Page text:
Implication of OTX2 in pigment epithelium determination and neural retina differentiation

Paola Bovolenta, Antonello Mallamaci, Paola Briata, Giorgio Corte, Edoardo Boncinelli

Research output: Contribution to journalArticlepeer-review


The expression pattern of Otx2, a homeobox-containing gene, was analyzed from the beginning of eye morphogenesis until neural retina differentiation in chick embryos. Early on, Otx2 expression was diffuse throughout the optic vesicles but became restricted to their dorsal part when the vesicles contacted the surface ectoderm. As the optic cup forms, Otx2 was expressed only in the outer layer, which gives rise to the pigment epithelium. This early Otx2 expression pattern was complementary to that of PAX2, which localizes to the ventral half of the developing eye and optic stalk. Otx2 expression was always observed in the pigment epithelium at all stages analyzed but was extended to scattered cells located in the central portion of the neural retina around stage 22. The number of cells expressing Otx2 transcripts increased with time, following a central to peripheral gradient. Bromodeoxyuridine labeling in combination with immunohistochemistry with anti-OTX2 antiserum and different cell-specific markers were used to determine that OTX2-positive cells are postmitotic neuroblasts undergoing differentiation into several, if not all, of the distinct cell types present in the chick retina. These data indicate that Otx2 might have a double role in eye development. First, it might be necessary for the early specification and subsequent functioning of the pigment epithelium. Later, OTX2 expression might be involved in retina neurogenesis, defining a differentiation feature common to the distinct retinal cell classes.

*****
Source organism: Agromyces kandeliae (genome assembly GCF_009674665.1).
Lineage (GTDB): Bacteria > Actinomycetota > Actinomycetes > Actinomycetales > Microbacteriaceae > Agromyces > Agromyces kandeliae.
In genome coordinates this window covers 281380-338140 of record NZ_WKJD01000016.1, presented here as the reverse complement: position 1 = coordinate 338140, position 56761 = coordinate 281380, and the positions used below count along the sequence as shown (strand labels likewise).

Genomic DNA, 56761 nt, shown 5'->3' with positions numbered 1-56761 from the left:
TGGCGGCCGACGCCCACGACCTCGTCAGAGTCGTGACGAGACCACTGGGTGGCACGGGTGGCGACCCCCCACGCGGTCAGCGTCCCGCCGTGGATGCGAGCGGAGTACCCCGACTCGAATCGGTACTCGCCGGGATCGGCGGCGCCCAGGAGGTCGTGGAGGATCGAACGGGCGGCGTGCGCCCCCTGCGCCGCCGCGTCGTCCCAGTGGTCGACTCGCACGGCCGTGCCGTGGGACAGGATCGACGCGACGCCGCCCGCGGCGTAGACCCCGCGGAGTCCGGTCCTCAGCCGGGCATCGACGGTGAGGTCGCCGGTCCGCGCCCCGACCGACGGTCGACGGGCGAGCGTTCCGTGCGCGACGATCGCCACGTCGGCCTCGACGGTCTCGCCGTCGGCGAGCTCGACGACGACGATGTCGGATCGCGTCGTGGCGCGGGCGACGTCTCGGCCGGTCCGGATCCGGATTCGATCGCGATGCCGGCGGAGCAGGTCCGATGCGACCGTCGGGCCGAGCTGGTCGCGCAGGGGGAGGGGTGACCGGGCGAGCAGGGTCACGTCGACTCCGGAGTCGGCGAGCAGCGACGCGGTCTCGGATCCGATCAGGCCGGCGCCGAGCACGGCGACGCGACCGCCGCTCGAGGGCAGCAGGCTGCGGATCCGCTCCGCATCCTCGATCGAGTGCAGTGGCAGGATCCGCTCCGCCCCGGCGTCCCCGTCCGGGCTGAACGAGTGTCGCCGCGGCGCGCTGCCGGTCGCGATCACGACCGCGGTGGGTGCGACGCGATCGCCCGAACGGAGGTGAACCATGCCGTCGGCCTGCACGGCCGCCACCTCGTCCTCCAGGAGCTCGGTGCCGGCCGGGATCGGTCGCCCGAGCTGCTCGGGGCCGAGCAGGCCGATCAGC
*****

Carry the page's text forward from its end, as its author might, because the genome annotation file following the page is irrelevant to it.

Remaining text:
Original languageEnglish
Pages (from-to)4243-4252
Number of pages10
JournalJournal of Neuroscience
Issue number11
Publication statusPublished - 1997


  • chick
  • neurogenesis
  • optic cup
  • PAX2
  • pigment epithelium
  • postmitotic neuroblast
  • retinal ganglion cell

ASJC Scopus subject areas

  • Neuroscience(all)


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